In some embodiments an activation controller 46 may be provided in the capsule and may be programmable before or after swallowing the capsule. Activation controller 46 may be a separate component, or may be integrated into, for example, an ASIC as part of transmitter 43, reception unit 12, imager 47 or any other component in in-vivo imaging device 40 or in the extra body unit. In some embodiments the irradiation source 11 may be activated, for example, in conjunction with illumination source(s) 42. In some cases, each time one or more illumination sources 42 are activated, the irradiation source 11 is activated simultaneously, and the imager 47 thereby obtains an image of the body lumen area illuminated with both the one or more illumination sources 42 and the irradiation source(s) 11.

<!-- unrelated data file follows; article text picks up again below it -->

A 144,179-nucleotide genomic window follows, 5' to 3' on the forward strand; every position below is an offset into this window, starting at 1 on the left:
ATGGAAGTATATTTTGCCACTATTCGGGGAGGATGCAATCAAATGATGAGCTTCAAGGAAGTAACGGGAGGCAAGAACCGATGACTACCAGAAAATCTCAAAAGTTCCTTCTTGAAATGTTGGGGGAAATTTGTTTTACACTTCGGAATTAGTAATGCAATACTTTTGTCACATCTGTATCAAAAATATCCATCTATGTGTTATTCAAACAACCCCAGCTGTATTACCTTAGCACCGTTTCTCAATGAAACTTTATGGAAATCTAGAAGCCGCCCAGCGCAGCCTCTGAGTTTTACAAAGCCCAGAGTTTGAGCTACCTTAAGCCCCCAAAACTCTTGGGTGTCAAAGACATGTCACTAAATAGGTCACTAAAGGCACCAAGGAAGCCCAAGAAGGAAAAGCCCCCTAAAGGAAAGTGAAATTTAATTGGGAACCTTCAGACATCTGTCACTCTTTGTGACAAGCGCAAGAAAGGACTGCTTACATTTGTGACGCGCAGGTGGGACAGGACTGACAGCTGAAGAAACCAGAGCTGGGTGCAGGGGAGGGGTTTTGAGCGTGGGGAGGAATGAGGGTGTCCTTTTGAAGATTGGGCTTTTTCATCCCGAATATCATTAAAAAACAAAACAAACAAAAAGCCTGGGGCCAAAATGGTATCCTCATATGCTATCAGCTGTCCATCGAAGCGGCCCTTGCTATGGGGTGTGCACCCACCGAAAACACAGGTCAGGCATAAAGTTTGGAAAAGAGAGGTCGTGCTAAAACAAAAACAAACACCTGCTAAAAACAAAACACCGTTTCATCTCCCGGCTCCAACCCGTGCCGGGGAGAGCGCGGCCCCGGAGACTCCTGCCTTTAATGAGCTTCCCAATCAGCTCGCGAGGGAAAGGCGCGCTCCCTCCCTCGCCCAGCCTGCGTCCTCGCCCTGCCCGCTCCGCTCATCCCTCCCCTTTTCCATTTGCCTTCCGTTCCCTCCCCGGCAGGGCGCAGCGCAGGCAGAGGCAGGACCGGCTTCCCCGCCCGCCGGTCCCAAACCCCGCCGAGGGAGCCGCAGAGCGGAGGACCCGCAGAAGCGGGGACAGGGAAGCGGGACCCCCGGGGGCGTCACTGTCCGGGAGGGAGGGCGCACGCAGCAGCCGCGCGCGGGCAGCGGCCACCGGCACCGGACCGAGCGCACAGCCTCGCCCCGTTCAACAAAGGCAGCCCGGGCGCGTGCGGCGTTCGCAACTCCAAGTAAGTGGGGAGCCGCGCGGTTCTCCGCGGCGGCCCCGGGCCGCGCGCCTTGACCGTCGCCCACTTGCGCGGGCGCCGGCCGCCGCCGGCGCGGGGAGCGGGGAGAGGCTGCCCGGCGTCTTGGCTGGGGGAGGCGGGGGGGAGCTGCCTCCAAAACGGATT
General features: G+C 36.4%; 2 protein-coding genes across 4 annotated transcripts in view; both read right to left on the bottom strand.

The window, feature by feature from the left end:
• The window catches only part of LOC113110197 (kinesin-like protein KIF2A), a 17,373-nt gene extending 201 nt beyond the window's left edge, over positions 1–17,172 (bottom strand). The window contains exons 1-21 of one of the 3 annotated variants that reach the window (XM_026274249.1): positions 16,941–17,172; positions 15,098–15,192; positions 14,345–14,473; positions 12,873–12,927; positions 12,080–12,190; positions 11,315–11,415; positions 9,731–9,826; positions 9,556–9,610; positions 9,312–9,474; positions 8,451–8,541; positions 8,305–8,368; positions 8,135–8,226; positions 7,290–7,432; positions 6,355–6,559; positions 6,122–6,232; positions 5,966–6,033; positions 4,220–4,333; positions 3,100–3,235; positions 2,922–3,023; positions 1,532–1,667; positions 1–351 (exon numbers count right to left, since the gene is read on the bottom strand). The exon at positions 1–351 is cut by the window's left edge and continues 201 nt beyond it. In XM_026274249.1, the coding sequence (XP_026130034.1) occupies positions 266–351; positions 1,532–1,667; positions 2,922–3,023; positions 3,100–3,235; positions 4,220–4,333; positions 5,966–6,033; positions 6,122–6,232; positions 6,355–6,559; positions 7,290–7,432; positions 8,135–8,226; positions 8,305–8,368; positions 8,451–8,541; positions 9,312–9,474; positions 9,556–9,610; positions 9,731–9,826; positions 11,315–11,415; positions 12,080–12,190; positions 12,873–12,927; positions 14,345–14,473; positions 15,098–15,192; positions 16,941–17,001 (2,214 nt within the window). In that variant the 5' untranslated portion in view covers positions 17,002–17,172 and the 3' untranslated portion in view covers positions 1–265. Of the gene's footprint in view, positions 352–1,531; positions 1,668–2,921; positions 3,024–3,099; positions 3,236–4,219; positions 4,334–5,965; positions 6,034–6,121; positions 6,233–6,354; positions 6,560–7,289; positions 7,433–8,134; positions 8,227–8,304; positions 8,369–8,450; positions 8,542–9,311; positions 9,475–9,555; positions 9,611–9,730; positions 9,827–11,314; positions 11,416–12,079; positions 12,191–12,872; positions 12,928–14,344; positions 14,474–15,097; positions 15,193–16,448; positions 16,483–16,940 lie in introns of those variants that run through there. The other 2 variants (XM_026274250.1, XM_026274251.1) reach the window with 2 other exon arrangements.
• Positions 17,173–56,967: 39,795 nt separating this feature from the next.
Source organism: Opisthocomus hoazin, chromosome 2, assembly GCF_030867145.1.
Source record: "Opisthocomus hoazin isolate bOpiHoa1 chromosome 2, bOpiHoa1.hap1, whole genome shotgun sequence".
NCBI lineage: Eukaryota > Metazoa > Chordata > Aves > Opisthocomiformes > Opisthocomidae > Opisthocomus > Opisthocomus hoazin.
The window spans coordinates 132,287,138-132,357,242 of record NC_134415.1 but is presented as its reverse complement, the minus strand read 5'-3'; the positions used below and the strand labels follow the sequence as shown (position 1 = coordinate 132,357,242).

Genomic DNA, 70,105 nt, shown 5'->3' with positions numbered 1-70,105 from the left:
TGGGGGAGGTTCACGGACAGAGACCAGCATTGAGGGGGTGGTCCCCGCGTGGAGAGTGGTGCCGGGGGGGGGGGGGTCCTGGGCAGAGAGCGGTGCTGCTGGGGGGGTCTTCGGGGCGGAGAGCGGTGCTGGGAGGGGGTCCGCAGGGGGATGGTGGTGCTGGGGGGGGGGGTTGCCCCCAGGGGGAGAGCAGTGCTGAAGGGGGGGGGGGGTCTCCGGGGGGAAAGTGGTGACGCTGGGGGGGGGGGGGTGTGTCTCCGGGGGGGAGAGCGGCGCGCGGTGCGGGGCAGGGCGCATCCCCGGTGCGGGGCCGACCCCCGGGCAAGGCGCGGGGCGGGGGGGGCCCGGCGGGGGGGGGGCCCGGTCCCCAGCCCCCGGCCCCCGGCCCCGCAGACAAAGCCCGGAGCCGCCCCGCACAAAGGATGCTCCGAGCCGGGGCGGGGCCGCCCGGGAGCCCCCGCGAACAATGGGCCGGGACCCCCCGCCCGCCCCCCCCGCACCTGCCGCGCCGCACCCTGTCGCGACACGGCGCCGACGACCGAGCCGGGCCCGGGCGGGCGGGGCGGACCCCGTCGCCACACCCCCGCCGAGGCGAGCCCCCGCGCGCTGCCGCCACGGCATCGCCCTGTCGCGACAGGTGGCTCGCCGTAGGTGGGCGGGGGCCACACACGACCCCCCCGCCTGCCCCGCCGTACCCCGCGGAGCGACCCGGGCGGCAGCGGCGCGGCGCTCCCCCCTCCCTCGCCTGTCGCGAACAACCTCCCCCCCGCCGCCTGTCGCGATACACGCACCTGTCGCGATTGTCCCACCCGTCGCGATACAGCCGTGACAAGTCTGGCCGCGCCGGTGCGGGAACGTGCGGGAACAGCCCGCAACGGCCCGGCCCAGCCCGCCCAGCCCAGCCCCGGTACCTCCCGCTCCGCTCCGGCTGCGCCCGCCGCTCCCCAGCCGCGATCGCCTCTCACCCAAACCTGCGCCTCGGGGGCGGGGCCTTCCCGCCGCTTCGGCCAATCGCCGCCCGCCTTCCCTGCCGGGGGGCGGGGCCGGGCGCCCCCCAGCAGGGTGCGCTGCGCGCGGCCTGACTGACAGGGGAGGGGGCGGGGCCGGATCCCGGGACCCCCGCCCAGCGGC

In some embodiments, the irradiation source(s) 11 may be activated in an alternating manner, for example switched on in one frame of the imager and switched off in a next frame. The alternating mode may be useful in order to minimize power consumption, and/or to minimize algorithm complexity. For example, the images without the spot may be used for displaying an unobstructed in-vivo image to a user. In some embodiments, the one or more illumination source(s) 42 may be activated in an alternating manner or selectively activated. For example, in one frame only illumination sources 42 may be activated, and in the next frame only irradiation source(s) 11 may be activated. According to some embodiments, two consecutive image frames may be captured by the imager in the in-vivo imaging device, one with the light beam spot(s) and one without it. The time between taking such consecutive images may be very short, for example 0.001 of a second, in order to attempt capturing the same scene in the consecutive frames, and allow minimal time for movement of the in-vivo imaging device during this time. In this manner, each set of two consecutive frames can be used to extract distance and size information of an in-vivo object, without presenting the light beam spot in an image to the user. Other manners of selectively activating and/or alternating the activation of the irradiation source 11 and/or the illumination sources 42 may be used.